|Voice goes to a front door intercom module |
and then to a 66 network block and then jumps to 2 66
station location blocks.
Telecom is not my specialty and we use BIX blocks at work, not 66's so all I can tell you is this looks good and I hope somebody who knows more about Telecom replies to this particular question.
Data goes to a 24 port patch panel that is connectorized.
I'm not sure what you mean by "connectorized". All cables should be punched in either the A or B standard and the opposite end, at the RJ-45 keystones, should be punched with the same standard. It's worth the money to pay a professional to come and test/certify your circuits when you're done. Most electrical contractors can do this for you. I would highly recommend calling several and getting quotes and going with the least expensive. Testing 24 circuits shouldn't take an hour.
I want all drops hot for both voice as well as
Then you'll need a 24 port switch to accomodate all the network connections. In a house, all phone circuits are normally "hot".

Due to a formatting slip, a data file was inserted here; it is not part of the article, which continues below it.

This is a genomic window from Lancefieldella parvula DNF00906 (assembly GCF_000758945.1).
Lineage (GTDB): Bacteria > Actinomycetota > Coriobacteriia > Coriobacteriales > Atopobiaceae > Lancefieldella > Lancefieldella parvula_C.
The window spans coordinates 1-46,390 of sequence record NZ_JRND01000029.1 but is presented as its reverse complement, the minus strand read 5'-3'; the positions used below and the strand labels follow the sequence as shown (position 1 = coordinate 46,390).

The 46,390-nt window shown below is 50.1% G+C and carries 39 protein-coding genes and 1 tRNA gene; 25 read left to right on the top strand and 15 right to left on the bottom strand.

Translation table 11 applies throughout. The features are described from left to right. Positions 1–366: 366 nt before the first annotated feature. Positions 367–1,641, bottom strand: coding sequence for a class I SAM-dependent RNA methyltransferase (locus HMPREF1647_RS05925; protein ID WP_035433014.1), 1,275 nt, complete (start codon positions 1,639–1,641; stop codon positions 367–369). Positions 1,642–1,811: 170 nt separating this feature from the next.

I would also like to have a wireless network so
that if anyone were to go outside onto the deck, back
yard, etc. they would have a signal. Does that require
two different kinds of modems?
That'll require a wireless SOHO router. If you buy a combo unit that also includes the modem then just remember to get one that's wireless capable. I'd recommend whichever you buy, it has at least 4 LAN ports on it.
Any recommendations for splitters, routers, switches,
modems, etc. would also be appreciated.
I've used, and been very happy with, the Linksys WRT54GL wireless SOHO routers. The thing I like most about them is their firmware is Linux based and that allows you to use a 3'd party firmware on them. I use Tomato myself but other's like the DD-WRT. If you google "tomato firmware" you can find their site and their main page also provides a link to DD-WRT and several other 3'd party firmwares.
You'll want an unmanaged switch that has no less than 24 ports. Brand name isn't so important. Just research several brands and go with whichever is most cost effective. With unmanaged switches, one is pretty much as good as the other.
I am debating between DSL and Cable Internet. I realize
both have pros and cons. I think that I will compromise speed with DSL but it is cheaper
I've used both over the years and never noticed any compromises with DSL. It's what I'm using now.